Church of England synod vote 'paves way' for female bishops
- 20 November 2013
- From the section England
The Church of England's ruling body has voted in favour of proposals which could allow the ordination of women bishops next year.
Members of the general synod passed a motion with a majority of 378 to eight, with 25 abstentions.
It paves the way for endorsement of women bishops alongside a "declaration" by bishops setting out guidance for parishes which reject female ministry.
The package also includes the creation of an ombudsman to rule on disputes.
It could see traditionalist clergy who oppose women bishops and refuse to co-operate with the ombudsman's inquiries facing disciplinary proceedings.
The vote comes after the synod failed to agree on the legislation by just six votes almost exactly a year ago.
At the time, the synod's general secretary William Fittall described the collapse of the legislation as a "train crash" and Prime Minister David Cameron said that the church "needed to get on with it".
But the new package received widespread support on Wednesday and could see a final approval of women bishops in July next year.
In response to news of the vote, the prime minister suggested that women bishops could be fast-tracked into the House of Lords, where senior bishops traditionally sit.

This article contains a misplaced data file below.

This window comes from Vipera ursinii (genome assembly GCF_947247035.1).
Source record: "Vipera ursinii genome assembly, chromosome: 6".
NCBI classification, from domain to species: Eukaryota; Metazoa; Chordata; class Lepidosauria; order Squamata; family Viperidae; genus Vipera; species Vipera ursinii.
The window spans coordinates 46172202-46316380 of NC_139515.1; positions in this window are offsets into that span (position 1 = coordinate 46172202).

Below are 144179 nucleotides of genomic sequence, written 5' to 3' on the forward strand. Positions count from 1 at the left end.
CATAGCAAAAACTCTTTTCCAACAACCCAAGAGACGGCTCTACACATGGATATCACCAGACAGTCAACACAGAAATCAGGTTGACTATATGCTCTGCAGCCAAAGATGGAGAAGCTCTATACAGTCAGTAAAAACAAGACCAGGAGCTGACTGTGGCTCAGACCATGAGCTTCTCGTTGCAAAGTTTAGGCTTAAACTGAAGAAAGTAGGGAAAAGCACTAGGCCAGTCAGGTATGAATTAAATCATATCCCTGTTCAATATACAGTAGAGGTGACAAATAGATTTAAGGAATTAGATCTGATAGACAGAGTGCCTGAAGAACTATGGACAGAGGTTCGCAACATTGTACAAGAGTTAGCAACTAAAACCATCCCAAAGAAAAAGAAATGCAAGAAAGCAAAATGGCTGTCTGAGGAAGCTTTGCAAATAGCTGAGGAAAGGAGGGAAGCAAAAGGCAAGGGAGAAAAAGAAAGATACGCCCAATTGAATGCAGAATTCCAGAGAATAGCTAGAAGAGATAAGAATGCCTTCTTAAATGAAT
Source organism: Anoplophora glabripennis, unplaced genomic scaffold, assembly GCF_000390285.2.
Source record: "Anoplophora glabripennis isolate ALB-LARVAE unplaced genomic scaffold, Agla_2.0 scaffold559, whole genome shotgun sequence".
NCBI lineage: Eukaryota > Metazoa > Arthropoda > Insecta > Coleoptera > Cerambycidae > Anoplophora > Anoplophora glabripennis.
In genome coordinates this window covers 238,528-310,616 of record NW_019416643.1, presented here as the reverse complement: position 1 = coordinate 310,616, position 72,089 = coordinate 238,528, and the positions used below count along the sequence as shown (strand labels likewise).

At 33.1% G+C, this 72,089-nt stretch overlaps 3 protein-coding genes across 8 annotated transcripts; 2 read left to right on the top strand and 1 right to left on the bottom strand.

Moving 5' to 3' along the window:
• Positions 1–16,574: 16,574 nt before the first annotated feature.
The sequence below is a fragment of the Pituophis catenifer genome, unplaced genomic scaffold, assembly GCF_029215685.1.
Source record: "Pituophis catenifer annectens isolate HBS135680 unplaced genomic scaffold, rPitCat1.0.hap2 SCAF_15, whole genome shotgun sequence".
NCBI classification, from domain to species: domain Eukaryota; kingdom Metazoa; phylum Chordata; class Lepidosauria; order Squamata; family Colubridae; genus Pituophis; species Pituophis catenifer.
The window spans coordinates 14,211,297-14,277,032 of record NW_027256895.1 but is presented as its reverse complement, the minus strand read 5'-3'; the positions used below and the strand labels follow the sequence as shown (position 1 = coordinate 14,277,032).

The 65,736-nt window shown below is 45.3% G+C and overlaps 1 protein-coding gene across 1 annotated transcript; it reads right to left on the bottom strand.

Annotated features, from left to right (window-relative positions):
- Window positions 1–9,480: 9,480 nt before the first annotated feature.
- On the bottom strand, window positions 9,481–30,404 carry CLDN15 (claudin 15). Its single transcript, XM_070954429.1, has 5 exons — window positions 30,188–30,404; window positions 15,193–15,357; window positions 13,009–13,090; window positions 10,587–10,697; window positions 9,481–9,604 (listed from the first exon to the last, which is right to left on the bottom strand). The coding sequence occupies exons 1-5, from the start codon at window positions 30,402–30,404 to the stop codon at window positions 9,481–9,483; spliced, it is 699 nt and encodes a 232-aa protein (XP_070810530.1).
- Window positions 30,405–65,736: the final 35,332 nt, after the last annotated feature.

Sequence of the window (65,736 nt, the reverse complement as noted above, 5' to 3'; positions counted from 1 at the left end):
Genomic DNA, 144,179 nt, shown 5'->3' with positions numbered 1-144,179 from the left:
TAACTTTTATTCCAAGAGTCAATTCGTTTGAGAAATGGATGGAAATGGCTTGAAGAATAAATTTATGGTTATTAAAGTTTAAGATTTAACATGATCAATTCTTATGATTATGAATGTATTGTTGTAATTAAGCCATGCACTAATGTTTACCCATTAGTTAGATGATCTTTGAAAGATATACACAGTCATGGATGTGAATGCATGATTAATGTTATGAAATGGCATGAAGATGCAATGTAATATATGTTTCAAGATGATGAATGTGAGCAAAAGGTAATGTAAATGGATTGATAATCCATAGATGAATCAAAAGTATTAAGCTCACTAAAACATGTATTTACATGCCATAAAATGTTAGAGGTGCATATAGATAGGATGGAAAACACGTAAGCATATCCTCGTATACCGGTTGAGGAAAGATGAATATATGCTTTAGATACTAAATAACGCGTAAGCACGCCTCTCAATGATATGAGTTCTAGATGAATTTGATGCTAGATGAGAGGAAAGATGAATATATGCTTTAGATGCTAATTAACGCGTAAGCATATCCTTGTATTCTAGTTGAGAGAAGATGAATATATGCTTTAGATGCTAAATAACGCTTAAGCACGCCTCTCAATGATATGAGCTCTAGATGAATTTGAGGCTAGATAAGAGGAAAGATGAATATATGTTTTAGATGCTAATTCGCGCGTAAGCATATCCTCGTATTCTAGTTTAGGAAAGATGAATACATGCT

Mr Cameron said he would work with the church to see women bishops in Parliament "as soon as possible".
Speaking at Prime Minister's Questions he said: "I strongly support women bishops and I hope the Church of England takes this key step to ensure its place as a modern church, in touch with our society."
Following the vote, the Rt Rev Christopher Chessun, Bishop of Southwark, described the passing of the motion as "nothing short of miraculous".
But the Archbishop of York, the Most Reverend Dr John Sentamu, urged caution against premature celebration, warning: "We should not open the champagne bottles or whatever drink we regard as celebratory because we need to agree to work together until the end."
Susie Leafe, a member of the steering committee whose members voted to abstain and the director of Reform, a conservative evangelical group, said she could not vote in favour of the motion.
"We claim that this package is designed to enable all to flourish, yet I and my church can only flourish when we deny our theological convictions and accept a woman as our chief pastor," she said.
Fellow committee member the Rev Rod Thomas - chairman of Reform and a prominent opponent of women bishops - voted in favour of the revised proposals, but warned he "could not say" he would vote for final approval of the package "if major concerns remain".
The Bishop of Rochester, the Rt Rev James Langstaff, warned against "complacency" and said there was "a lot of work still to be done".
"People will have voted in favour of this to continue the process who may or may not vote in favour of the package at the end of the day. So it is not over and that is a reality," he said.
Further votes on approval for the draft legislation are due to take place in the general synod on Wednesday afternoon.